In the What Else Are Law Enforcement Officers Up to These Days? Department, The Wall Street Journal follows a sergeant in the Broward County Sheriff’s Office who hunts iguanas in his free time. (Yes, of course this is Florida, and no, The Breeze doesn’t usually cover reptilian health, but today we make an exception.) Joe Harris started hunting iguanas with a slingshot, then upgraded to pellet guns and now uses a 4-foot blowgun with a 6-inch dart attached to a rod and reel, presumably sold separately. “It requires more skill and gives the animal more of a chance,” Harris tells John Clarke. One such lucky iguana was turned into hors d’oeuvres for Harris’ colleagues.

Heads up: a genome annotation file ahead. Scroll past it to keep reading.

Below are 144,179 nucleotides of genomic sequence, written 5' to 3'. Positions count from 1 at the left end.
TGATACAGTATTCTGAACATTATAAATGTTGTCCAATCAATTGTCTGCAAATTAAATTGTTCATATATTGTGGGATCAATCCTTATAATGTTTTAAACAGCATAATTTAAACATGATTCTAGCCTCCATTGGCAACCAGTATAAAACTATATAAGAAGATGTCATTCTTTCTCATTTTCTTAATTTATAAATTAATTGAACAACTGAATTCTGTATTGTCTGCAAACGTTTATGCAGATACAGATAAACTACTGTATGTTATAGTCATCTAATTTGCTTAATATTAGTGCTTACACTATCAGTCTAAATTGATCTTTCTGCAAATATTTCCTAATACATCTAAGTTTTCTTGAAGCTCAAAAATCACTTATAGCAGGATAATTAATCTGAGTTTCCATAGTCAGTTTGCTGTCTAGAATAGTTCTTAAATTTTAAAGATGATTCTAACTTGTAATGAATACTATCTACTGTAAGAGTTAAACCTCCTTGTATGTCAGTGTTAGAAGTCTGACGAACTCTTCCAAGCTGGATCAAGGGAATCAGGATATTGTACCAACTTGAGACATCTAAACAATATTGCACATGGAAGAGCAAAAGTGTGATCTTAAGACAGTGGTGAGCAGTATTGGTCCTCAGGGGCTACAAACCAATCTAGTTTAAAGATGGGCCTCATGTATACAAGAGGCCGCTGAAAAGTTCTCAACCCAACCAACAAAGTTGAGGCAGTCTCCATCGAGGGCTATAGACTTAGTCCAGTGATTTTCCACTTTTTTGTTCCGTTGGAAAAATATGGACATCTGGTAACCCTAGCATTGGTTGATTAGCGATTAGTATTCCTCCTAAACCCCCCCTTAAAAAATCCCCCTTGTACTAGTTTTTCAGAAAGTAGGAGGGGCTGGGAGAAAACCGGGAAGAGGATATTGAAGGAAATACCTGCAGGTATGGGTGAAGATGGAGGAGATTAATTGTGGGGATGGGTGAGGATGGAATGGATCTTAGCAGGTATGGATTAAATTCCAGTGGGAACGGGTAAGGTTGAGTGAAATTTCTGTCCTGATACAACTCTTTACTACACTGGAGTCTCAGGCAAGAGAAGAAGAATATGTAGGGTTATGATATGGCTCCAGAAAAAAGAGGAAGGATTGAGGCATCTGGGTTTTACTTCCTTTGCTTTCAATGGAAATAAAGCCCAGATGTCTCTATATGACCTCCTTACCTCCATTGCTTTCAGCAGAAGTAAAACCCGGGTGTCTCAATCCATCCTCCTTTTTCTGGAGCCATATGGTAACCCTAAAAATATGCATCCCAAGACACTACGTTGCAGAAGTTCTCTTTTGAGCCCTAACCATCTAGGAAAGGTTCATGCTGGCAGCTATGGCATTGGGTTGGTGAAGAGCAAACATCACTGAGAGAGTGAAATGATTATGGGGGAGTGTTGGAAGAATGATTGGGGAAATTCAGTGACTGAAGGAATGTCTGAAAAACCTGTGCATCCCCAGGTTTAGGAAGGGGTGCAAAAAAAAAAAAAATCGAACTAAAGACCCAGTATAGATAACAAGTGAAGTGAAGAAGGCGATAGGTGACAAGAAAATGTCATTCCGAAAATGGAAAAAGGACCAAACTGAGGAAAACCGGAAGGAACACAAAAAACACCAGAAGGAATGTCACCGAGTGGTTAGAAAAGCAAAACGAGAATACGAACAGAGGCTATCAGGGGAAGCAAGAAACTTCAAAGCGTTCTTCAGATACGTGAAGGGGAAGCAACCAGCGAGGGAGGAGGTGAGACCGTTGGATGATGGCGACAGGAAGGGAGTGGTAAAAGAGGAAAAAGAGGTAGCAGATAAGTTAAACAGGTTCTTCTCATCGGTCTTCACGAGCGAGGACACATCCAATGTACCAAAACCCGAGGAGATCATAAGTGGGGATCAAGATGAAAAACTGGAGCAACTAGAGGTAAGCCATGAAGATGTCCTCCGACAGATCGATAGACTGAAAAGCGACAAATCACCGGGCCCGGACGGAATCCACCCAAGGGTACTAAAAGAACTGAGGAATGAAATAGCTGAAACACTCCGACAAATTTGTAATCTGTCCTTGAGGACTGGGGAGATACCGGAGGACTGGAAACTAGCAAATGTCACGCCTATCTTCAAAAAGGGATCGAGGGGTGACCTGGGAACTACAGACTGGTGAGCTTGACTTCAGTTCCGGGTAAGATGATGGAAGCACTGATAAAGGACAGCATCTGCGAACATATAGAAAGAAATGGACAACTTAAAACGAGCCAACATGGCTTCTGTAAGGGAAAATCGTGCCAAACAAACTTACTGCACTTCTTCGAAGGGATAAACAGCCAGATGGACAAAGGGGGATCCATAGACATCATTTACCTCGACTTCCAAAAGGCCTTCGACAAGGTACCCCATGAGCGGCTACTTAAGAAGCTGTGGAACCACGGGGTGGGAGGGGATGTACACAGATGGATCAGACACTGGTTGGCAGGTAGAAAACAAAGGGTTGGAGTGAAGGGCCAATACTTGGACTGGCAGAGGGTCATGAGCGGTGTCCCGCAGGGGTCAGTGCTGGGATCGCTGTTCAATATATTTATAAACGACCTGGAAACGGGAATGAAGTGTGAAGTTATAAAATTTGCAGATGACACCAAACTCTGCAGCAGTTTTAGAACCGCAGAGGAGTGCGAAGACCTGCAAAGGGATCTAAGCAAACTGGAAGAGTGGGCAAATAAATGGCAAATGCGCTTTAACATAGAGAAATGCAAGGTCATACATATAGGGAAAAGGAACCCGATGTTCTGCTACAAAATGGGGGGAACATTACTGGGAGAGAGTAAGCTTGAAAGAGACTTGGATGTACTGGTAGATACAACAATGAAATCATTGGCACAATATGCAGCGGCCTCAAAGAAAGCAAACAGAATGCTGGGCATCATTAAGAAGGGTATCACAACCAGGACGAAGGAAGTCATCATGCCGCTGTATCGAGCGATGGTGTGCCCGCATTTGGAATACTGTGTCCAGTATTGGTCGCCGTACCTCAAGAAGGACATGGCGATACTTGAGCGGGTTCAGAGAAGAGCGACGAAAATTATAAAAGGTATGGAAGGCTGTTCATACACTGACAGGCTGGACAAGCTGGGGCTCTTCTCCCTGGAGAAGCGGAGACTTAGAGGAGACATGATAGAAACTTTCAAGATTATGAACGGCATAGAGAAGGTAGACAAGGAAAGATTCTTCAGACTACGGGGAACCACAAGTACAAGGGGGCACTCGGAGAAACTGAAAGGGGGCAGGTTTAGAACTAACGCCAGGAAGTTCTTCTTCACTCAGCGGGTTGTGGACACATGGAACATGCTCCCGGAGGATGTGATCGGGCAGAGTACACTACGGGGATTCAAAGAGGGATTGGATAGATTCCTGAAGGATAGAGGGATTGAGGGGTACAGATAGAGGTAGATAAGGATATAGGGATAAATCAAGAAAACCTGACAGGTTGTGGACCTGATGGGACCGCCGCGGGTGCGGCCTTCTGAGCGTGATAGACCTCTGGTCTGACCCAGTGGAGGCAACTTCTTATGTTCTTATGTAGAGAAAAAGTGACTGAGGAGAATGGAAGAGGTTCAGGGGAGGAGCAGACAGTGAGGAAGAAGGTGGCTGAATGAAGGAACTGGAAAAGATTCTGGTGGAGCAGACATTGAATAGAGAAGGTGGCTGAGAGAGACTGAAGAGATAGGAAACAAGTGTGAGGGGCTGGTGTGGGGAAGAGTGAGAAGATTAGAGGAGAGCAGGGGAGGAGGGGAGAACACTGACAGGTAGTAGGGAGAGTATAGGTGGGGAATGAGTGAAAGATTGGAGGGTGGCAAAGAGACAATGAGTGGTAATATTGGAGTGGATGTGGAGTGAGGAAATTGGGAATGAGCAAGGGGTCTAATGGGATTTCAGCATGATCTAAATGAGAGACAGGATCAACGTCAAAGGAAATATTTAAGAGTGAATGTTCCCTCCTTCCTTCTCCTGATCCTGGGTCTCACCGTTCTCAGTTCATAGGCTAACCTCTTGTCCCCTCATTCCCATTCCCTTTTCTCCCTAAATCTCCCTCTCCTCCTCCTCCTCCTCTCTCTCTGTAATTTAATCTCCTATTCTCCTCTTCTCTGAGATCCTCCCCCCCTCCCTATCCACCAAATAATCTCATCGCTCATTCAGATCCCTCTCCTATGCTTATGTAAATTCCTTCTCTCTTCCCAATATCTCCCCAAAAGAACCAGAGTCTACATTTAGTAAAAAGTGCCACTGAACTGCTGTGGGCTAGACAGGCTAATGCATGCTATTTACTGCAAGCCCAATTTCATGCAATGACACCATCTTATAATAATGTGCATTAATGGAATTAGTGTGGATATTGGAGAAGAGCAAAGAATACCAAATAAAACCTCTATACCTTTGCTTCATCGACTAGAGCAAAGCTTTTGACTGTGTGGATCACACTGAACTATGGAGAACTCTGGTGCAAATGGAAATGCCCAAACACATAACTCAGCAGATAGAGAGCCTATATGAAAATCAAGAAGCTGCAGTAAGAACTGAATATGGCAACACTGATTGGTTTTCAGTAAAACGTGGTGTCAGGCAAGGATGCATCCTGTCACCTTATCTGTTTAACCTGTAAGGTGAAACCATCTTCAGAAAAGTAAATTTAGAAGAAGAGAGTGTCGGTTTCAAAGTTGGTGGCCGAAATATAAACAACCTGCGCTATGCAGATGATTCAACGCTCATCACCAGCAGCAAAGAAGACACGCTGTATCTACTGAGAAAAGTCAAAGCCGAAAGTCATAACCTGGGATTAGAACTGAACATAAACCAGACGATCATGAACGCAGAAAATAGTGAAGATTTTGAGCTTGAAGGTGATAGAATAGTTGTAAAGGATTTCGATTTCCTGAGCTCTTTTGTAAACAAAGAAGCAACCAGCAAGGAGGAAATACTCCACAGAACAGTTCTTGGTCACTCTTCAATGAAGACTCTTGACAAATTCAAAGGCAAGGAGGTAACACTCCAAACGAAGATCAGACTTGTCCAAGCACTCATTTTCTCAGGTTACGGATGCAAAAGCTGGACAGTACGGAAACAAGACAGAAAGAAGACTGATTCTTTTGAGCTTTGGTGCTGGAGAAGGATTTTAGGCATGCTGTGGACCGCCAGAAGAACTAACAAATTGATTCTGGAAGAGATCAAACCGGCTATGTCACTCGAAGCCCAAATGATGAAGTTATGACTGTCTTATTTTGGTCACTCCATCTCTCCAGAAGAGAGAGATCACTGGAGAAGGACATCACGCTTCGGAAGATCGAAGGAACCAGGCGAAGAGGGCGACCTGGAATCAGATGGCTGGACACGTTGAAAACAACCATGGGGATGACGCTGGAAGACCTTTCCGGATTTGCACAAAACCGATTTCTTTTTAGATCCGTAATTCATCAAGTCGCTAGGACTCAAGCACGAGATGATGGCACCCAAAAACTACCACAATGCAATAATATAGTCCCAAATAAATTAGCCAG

‘Watched With Glee’

Finally, after all this downbeat news, we end on an up note: the self-explanatory #docswhorock performances on Twitter that began way back when we were all staying at home. This week’s covers are from the ’60s, while previous weeks’ themes included soundtracks and the cheesy ’80s. Highlights include Dr. Parag Majmudar singing “Stand By Me,” a duet of “Homeward Bound” between Dr. Atul Grover and Dr. Maylyn Martinez, and Dr. Pete DeBalli operating on “Sympathy for the Devil.” Next week is the ’00s. Now, if physicians could just provide some tolerable waiting room music without adding an “ambiance control fee,” we’d happily deploy our “well-learned politesse” when they are running behind.

Have a good weekend — and with many restaurants offering outdoor service, we encourage you to try the iguana.

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Open (Your Wallet) Wide: Dentists Charge Extra For Infection Control